Manchester City plans create potential for 60,000 capacity at the Etihad Stadium

The club's Abu Dhabi owners have always insisted that they will not expand the current capacity until they can be sure that they will fill it

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The Independent Football

Manchester City will table plans to expand capacity at both sides of their Etihad Stadium, giving them the potential to reach a 60,000 capacity after they have added a third tier to their South Stand.

The Independent revealed in May that the club, who had 99.1 per cent capacity for their Premier League games last season, intend to build on a high volume of sell-outs by taking the capacity to 54,000 with the new tier. They will leapfrog Newcastle and Sunderland to command the third highest capacity in the Premier League, after Manchester United and Arsenal. Though there is potential to expand both sides simultaneously and economies in undertaking one major project, it is likely that the South Stand will take the initial extra capacity, in a building project which will see the footprint of the Etihad expand by 16 metres.

City, who embarked on an exhaustive public consultation with local residents, intend to add 6,000 extra seats in the new tier, allowing them to introduce a £299 season ticket, and there is also a demand for an additional 2,400 seats for supporters seeking an element of upmarket hospitality at games. City's Abu Dhabi owners have always insisted that they will not expand the current capacity until they can be sure that they will fill it. The club's Head of Infrastructure and Corporate Responsibility, Pete Bradshaw, said that the decision on how radically to expand would be taken by next April - when the club hope to know whether their planning application has been approved by Manchester City Council. The new stand should be open in time for the 2015/16 season.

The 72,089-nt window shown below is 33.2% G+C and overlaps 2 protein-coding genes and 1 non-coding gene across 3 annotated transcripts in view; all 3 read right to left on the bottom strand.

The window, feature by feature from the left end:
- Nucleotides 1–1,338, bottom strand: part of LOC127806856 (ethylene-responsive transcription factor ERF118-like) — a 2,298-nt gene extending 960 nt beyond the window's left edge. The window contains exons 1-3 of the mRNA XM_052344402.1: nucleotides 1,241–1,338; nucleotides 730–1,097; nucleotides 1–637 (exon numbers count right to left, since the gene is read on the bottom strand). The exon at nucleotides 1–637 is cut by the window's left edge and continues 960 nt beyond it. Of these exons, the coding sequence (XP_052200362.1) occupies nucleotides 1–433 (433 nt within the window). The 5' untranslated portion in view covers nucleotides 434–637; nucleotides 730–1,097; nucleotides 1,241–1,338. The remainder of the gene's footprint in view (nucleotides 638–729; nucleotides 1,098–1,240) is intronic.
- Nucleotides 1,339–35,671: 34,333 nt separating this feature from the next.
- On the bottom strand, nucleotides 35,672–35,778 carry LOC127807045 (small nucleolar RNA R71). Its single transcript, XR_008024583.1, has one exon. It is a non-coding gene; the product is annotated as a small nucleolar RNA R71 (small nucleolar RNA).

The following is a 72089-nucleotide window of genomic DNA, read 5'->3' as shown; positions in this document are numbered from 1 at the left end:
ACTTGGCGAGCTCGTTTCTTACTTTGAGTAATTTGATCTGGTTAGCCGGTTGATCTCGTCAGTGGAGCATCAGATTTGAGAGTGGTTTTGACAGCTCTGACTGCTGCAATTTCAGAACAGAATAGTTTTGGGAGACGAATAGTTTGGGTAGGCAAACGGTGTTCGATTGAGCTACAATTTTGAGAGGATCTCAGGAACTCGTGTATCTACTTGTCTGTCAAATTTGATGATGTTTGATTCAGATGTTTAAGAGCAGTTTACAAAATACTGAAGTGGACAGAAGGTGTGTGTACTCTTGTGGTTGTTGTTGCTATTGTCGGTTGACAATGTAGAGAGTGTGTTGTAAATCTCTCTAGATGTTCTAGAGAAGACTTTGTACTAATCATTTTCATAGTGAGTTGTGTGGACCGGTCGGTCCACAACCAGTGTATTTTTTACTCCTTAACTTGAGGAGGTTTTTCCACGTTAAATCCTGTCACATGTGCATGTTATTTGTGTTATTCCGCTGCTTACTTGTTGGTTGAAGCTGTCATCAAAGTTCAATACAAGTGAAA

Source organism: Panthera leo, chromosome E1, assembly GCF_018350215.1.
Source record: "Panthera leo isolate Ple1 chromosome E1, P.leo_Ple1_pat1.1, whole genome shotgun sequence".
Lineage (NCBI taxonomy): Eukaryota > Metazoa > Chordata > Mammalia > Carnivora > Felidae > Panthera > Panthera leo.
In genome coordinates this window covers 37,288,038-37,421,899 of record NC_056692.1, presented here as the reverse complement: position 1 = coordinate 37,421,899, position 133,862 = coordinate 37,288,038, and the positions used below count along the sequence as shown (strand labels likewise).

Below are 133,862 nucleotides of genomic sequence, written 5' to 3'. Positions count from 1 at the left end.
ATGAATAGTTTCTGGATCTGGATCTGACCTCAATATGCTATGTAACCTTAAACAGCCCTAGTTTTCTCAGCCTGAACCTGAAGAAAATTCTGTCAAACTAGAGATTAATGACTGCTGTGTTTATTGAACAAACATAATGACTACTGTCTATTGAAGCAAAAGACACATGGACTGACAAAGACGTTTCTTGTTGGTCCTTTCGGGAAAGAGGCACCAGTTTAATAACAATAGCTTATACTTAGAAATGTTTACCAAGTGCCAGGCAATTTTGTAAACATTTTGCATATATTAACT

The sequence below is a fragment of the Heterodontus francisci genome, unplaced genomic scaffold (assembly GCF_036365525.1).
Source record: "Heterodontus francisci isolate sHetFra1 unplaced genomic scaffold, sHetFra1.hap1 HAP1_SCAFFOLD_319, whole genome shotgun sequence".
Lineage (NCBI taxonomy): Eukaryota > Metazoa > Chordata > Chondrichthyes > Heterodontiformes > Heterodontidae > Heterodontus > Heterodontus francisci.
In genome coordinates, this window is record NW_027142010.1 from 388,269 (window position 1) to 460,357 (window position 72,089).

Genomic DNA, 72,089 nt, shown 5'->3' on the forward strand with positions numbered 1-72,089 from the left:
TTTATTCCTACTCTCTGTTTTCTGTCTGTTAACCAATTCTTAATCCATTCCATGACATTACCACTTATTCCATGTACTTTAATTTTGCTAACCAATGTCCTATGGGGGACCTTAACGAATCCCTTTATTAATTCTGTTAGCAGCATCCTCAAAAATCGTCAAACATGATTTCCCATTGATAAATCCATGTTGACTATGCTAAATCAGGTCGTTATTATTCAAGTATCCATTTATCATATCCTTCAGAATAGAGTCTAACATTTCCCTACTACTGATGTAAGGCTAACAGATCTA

The Etihad, which was designed by architects Arup for the 2002 Commonwealth Games, has a capacity of 47,805 and the extra tier will take it well above Liverpool and Chelsea, other clubs who desperately need a way of increasing match-day revenues but do not have the room to expand that City enjoy.

Though the council owns the stadium and City have it on a 250-year lease, the club will undertake the entire £50m investment if, as expected, planning approval is granted. An initial two-month phase of public consultation, running until the end of next month, will be followed by a formal public consultation in the autumn.

City's feasibility studies for ways of expanding their ground have included an analysis of lifting off the roof and creating an entire new tier to boost capacity to over 70,000, hugely increasing match-day income. But a more organic type of development - increasing the stadium bit by bit - is considered the best way to accommodate new capacity as the club's growth brings in more fans.

The club continued to generate revenue through commercial partnerships in Asia, announcing a new sponsorship deal with Thailand's leading car battery brand GS Battery.